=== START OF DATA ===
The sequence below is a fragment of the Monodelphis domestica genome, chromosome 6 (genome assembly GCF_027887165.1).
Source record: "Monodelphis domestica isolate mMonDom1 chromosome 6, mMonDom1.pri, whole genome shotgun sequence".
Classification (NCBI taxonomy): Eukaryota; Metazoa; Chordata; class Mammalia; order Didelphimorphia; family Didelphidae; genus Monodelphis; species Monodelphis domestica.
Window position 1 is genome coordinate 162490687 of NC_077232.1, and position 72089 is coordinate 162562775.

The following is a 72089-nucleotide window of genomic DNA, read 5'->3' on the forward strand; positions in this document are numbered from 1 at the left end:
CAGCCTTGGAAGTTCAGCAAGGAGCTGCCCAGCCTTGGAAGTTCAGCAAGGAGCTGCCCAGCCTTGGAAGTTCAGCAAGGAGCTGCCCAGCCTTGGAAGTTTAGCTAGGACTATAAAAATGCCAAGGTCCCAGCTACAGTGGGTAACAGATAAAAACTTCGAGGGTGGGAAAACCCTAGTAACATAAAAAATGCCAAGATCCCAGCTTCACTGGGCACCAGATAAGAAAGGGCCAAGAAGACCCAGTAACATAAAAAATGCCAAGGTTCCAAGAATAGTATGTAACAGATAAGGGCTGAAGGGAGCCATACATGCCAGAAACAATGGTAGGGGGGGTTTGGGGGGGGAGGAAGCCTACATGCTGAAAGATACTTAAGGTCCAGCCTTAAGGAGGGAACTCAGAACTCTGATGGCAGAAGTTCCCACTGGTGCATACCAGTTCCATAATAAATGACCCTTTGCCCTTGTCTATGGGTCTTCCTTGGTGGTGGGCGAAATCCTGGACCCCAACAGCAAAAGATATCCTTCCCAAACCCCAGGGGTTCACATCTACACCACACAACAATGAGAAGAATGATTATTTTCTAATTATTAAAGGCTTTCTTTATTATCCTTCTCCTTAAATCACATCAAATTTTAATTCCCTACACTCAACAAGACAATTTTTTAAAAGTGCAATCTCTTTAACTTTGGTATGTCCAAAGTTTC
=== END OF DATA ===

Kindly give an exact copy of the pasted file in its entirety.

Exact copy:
The sequence below is a fragment of the Monodelphis domestica genome, chromosome 6 (genome assembly GCF_027887165.1).
Source record: "Monodelphis domestica isolate mMonDom1 chromosome 6, mMonDom1.pri, whole genome shotgun sequence".
Classification (NCBI taxonomy): Eukaryota; Metazoa; Chordata; class Mammalia; order Didelphimorphia; family Didelphidae; genus Monodelphis; species Monodelphis domestica.
Window position 1 is genome coordinate 162490687 of NC_077232.1, and position 72089 is coordinate 162562775.

The following is a 72089-nucleotide window of genomic DNA, read 5'->3' on the forward strand; positions in this document are numbered from 1 at the left end:
CAGCCTTGGAAGTTCAGCAAGGAGCTGCCCAGCCTTGGAAGTTCAGCAAGGAGCTGCCCAGCCTTGGAAGTTCAGCAAGGAGCTGCCCAGCCTTGGAAGTTTAGCTAGGACTATAAAAATGCCAAGGTCCCAGCTACAGTGGGTAACAGATAAAAACTTCGAGGGTGGGAAAACCCTAGTAACATAAAAAATGCCAAGATCCCAGCTTCACTGGGCACCAGATAAGAAAGGGCCAAGAAGACCCAGTAACATAAAAAATGCCAAGGTTCCAAGAATAGTATGTAACAGATAAGGGCTGAAGGGAGCCATACATGCCAGAAACAATGGTAGGGGGGGTTTGGGGGGGGAGGAAGCCTACATGCTGAAAGATACTTAAGGTCCAGCCTTAAGGAGGGAACTCAGAACTCTGATGGCAGAAGTTCCCACTGGTGCATACCAGTTCCATAATAAATGACCCTTTGCCCTTGTCTATGGGTCTTCCTTGGTGGTGGGCGAAATCCTGGACCCCAACAGCAAAAGATATCCTTCCCAAACCCCAGGGGTTCACATCTACACCACACAACAATGAGAAGAATGATTATTTTCTAATTATTAAAGGCTTTCTTTATTATCCTTCTCCTTAAATCACATCAAATTTTAATTCCCTACACTCAACAAGACAATTTTTTAAAAGTGCAATCTCTTTAACTTTGGTATGTCCAAAGTTTC